William Penny Brookes established the Wenlock Olympian Games in 1850 ©Getty Images

A sports event which helped inspire Baron Pierre de Coubertin to revive the Olympic Games is seeking volunteers to help secure its future.

COVID-19 restrictions meant the historic Wenlock Olympian Games were unable to take place in 2020, but organisers hope that it will be possible to stage the competition again in July 2021.

The event takes place in British village Much Wenlock and the Wenlock Olympian Society (WOS) is supported by a grant from the British Olympic Foundation, but is faced with a shortfall of members to actually run the Games.

WOS media secretary Mac Bardsley told insidethegames: "The average [age] of our active members must be 70-plus. 

"As people are having health problems and just getting old, they are not going to be able to carry on for much longer.

"Two people who help a lot have already said they’ll do it for one more year and then pack it in.

"We had this problem before COVID-19, but it is a bit more serious now because two people have said they’re not going to carry on.

"To be healthy, I would say we need about 10 active people.

"Overall it is a small commitment but we just need that commitment."

One of the London 2012 mascots was named Wenlock as a hat tip to the Wenlock Olympian Games ©Getty Images
One of the London 2012 mascots was named Wenlock as a hat tip to the Wenlock Olympian Games ©Getty Images

An appeal has been launched through social media and in the local Shropshire Star newspaper, and the society can be contacted on [email protected].

The Wenlock Games gave their name to one of the London 2012 mascots. 

They traditionally take place over two days but Bardsley admits that may change.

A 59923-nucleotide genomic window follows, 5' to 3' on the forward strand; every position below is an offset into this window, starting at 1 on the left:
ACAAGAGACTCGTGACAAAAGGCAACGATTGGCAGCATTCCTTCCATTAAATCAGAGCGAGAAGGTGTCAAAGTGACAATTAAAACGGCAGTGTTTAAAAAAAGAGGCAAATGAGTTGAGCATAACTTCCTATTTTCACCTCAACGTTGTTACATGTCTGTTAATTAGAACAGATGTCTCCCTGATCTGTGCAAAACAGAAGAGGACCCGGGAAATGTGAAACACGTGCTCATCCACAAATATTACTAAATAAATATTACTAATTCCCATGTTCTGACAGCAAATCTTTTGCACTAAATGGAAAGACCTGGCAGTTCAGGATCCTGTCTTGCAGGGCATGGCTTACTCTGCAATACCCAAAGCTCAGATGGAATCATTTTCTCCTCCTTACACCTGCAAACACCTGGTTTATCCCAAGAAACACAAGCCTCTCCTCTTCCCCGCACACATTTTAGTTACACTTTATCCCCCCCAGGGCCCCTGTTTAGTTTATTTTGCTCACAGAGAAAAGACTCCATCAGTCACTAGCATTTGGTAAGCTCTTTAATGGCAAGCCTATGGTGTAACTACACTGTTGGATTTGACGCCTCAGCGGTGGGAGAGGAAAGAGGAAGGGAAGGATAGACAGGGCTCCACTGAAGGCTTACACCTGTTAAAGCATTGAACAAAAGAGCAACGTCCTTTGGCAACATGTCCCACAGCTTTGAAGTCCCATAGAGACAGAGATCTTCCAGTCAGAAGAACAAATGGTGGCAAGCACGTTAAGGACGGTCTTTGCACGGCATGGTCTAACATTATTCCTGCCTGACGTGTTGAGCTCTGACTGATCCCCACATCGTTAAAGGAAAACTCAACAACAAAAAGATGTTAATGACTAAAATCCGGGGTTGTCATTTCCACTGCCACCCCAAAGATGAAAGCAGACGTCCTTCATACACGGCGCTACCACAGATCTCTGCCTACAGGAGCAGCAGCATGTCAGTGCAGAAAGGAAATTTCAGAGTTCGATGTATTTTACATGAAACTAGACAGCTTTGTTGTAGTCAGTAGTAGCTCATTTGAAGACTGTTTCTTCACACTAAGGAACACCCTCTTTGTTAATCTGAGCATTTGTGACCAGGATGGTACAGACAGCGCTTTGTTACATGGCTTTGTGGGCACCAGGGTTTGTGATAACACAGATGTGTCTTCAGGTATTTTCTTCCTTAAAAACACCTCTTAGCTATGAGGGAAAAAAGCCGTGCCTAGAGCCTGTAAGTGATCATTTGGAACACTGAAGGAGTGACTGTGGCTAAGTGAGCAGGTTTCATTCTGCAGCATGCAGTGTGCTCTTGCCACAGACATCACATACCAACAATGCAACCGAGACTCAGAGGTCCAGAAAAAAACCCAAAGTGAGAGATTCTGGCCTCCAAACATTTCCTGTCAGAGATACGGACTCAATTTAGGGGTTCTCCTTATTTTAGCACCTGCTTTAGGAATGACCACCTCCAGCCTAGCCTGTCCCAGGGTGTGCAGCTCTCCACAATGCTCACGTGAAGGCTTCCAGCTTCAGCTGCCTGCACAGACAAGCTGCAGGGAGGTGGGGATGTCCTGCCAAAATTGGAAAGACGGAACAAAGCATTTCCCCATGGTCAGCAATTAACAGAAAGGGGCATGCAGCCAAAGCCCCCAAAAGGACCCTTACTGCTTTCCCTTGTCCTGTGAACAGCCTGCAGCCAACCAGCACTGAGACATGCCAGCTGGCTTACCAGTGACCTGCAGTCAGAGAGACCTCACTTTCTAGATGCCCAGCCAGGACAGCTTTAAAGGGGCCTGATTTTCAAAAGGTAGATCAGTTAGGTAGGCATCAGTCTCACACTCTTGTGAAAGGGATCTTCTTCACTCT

"They could certainly shrink that’s no doubt about it, they could certainly shrink down to a core set of activities, athletics and a road race, maybe not all the add-ons like golf archery fencing and all the rest of it," Bardsley said.

"We’re not necessarily after young people, maybe people maybe just coming up to retirement who have got a bit of time.

"To be realistic people in their 50s and 60s, but we wouldn’t say people younger than that couldn’t join."

The Games were originally established by surgeon William Penny Brookes in 1850. 

In the early years they included cricket, tilting, quoits and even an old woman's race for a pound of tea.

When Evangelos Zappas sponsored "Olympic Games" in Athens, the two corresponded and a prize was sent from Wenlock to which the Greeks reciprocated.

We’re looking for people who would like to help with providing the Games each July. The summer Games incorporates a...

Posted by Wenlock Olympian Society on Sunday, 29 November 2020

Brookes also caught the eye of Coubertin who visited in 1890 and described Much Wenlock as "a page from the history of athletics".

Coubertin wrote: "The fact that the Olympic Games which modern Greece has been unable to restore are being revived today, is not due to a Hellene but to Dr.W.P.Brookes, at age 82 still alert and vigorous, whose activity and his vision are equalled only by the clarity of his vision and the uprightness of his approach."

A golden oak was planted in honour of Coubertin on Linden Fields in the town.

Juan Antonio Samaranch, International Olympic Committee President in the organisation's centenary year of 1994, planted an additional sapling but this was terminally damaged by storms and in 2019 WOS President Jonathan Edwards planted another to replace it.

The original aims of the WOS had been to "promote the moral, physical and intellectual improvement of the inhabitants of the Town and neighbourhood of Wenlock."

Brookes had also spoken of medals intended to "reward the best literary and artistic productions as well as remarkable feats of strength and skill".

To this day an artistic festival supplements the sport and in the wake of the pandemic, the WOS also held a socially-distanced creative writing competition.

"That’s another thing that Penny Brookes would have appreciated," said Bardsley.